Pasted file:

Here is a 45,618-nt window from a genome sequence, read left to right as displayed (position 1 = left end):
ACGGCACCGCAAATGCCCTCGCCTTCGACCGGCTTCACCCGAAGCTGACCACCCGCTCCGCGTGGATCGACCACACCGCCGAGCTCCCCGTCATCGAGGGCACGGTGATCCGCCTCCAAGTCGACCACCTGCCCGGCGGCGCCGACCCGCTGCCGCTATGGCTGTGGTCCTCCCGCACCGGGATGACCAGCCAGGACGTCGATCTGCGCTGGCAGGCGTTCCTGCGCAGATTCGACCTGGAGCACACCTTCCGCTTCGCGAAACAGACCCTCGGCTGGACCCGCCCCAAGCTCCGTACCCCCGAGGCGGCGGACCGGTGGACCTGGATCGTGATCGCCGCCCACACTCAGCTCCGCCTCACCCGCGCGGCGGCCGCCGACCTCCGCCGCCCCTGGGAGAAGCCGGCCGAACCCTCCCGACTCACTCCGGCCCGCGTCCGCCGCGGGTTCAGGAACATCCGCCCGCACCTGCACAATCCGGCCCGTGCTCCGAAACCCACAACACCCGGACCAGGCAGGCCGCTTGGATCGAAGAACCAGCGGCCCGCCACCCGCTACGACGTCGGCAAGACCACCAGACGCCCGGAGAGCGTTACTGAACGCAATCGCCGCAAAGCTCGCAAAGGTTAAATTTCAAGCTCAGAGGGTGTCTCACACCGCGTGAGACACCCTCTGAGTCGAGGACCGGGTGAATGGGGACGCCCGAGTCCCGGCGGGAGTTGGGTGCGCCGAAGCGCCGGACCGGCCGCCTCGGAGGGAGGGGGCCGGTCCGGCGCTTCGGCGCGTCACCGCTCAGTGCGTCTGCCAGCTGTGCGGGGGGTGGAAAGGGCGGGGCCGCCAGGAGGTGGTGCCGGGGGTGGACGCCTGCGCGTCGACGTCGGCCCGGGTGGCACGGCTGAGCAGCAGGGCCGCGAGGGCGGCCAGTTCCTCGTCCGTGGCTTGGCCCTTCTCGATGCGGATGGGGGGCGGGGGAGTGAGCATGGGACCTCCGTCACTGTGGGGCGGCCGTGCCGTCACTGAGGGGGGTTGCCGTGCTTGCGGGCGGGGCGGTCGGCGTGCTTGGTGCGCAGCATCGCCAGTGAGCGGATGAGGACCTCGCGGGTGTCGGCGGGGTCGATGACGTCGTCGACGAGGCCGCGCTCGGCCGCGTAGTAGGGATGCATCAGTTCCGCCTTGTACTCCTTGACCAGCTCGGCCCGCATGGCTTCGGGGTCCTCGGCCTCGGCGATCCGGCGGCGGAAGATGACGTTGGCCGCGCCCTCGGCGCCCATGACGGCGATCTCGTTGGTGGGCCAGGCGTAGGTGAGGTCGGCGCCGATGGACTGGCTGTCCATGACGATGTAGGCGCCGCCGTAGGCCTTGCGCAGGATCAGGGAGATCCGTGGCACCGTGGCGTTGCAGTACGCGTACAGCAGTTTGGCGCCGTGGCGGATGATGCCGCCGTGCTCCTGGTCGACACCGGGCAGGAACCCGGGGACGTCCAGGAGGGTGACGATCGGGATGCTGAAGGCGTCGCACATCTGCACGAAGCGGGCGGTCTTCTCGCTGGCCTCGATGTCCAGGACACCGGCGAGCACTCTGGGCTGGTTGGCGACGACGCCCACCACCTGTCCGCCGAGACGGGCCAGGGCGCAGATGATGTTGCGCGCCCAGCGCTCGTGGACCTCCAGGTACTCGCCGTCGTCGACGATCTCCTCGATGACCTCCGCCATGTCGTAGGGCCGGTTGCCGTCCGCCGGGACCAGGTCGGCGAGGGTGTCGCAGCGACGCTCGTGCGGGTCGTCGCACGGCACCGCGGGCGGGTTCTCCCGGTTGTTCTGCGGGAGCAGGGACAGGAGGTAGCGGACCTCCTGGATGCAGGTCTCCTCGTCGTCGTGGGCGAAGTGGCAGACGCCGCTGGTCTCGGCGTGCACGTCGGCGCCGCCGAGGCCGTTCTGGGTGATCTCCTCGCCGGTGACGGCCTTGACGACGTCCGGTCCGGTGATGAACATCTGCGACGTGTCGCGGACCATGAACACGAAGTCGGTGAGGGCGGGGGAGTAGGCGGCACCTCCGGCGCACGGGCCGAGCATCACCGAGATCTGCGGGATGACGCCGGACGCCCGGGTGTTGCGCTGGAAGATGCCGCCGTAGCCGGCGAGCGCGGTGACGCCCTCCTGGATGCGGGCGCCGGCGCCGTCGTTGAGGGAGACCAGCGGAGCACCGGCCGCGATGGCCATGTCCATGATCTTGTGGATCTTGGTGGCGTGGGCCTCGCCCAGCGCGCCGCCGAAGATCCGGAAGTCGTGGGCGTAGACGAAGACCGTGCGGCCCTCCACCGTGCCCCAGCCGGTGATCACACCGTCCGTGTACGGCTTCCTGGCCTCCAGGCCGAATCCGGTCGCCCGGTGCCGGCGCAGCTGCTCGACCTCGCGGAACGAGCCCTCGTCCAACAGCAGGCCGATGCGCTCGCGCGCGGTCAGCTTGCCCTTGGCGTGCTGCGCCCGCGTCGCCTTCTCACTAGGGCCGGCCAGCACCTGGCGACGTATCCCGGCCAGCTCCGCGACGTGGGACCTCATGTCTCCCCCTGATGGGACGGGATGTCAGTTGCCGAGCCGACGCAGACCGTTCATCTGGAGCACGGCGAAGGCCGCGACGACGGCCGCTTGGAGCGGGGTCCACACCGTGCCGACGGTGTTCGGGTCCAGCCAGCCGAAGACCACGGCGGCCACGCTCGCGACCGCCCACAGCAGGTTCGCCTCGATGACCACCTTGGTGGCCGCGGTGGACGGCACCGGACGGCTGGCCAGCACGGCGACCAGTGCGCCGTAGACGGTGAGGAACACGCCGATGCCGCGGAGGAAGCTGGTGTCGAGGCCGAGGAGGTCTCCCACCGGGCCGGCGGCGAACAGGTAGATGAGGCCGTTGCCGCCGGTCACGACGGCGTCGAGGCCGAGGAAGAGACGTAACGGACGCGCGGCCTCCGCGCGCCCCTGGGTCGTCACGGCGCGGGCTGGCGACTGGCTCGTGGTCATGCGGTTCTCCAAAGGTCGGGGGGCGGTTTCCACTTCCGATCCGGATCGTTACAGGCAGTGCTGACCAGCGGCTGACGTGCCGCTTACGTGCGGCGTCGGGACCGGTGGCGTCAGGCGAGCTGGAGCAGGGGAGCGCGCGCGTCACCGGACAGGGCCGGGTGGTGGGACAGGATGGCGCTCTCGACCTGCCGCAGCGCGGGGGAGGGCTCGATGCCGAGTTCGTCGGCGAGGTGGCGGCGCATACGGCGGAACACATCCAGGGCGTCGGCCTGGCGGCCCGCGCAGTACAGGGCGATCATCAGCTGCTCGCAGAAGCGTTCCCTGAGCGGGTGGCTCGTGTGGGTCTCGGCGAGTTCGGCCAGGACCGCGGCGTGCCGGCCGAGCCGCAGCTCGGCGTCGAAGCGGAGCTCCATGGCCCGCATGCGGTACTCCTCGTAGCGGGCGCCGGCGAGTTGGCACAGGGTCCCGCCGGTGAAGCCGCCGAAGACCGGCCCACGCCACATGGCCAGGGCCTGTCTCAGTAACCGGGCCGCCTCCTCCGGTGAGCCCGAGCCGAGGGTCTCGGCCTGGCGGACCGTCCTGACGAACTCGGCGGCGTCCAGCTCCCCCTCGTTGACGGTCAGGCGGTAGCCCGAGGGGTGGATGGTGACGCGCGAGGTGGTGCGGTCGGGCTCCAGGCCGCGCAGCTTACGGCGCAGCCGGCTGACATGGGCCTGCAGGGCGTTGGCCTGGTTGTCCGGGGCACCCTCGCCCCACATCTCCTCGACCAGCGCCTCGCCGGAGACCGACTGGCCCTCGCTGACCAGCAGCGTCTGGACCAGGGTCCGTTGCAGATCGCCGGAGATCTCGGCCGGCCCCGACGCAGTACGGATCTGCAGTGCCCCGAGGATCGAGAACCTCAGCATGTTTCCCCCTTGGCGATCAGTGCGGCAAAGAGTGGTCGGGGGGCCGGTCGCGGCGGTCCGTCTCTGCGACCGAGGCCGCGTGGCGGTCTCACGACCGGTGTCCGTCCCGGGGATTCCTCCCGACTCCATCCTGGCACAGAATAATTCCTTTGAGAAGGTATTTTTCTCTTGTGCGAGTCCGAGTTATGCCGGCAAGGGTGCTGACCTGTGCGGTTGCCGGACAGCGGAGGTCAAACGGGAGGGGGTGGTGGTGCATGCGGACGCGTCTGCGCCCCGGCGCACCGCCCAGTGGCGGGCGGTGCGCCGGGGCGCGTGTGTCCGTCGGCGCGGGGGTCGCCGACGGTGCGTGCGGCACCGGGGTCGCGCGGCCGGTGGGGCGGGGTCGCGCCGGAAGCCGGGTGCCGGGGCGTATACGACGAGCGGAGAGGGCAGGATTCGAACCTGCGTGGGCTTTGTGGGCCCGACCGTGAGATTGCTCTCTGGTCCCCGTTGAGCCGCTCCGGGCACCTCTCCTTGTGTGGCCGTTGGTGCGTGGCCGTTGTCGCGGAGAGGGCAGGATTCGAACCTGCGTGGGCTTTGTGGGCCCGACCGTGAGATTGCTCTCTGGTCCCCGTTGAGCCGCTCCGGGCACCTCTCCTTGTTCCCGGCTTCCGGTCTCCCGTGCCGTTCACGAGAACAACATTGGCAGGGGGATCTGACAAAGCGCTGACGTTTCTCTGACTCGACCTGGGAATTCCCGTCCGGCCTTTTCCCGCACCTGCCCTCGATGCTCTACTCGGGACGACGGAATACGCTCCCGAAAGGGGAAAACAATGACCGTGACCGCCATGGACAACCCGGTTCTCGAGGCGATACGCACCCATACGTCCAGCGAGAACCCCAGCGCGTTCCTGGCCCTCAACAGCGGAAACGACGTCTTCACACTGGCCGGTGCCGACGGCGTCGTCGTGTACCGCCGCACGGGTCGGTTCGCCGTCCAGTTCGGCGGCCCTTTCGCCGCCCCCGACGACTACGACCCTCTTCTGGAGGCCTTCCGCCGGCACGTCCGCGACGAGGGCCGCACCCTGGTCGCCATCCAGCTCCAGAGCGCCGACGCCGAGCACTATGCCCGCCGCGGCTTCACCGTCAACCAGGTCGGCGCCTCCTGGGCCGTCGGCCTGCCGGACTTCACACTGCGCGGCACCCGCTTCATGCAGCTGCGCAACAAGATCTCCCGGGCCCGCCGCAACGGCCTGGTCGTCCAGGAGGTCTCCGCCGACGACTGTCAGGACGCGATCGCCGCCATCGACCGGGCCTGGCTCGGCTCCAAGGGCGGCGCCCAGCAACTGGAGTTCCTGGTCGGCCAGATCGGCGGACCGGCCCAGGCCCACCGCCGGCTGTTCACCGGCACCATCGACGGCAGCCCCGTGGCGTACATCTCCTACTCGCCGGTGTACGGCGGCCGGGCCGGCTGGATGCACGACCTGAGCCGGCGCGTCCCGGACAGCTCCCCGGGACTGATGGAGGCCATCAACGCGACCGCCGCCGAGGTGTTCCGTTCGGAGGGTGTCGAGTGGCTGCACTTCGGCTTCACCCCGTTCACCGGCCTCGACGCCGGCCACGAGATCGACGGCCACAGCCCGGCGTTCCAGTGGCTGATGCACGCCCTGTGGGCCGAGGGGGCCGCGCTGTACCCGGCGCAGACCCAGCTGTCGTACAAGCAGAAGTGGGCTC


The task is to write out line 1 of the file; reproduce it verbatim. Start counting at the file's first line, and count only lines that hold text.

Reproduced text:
Here is a 45,618-nt window from a genome sequence, read left to right as displayed (position 1 = left end):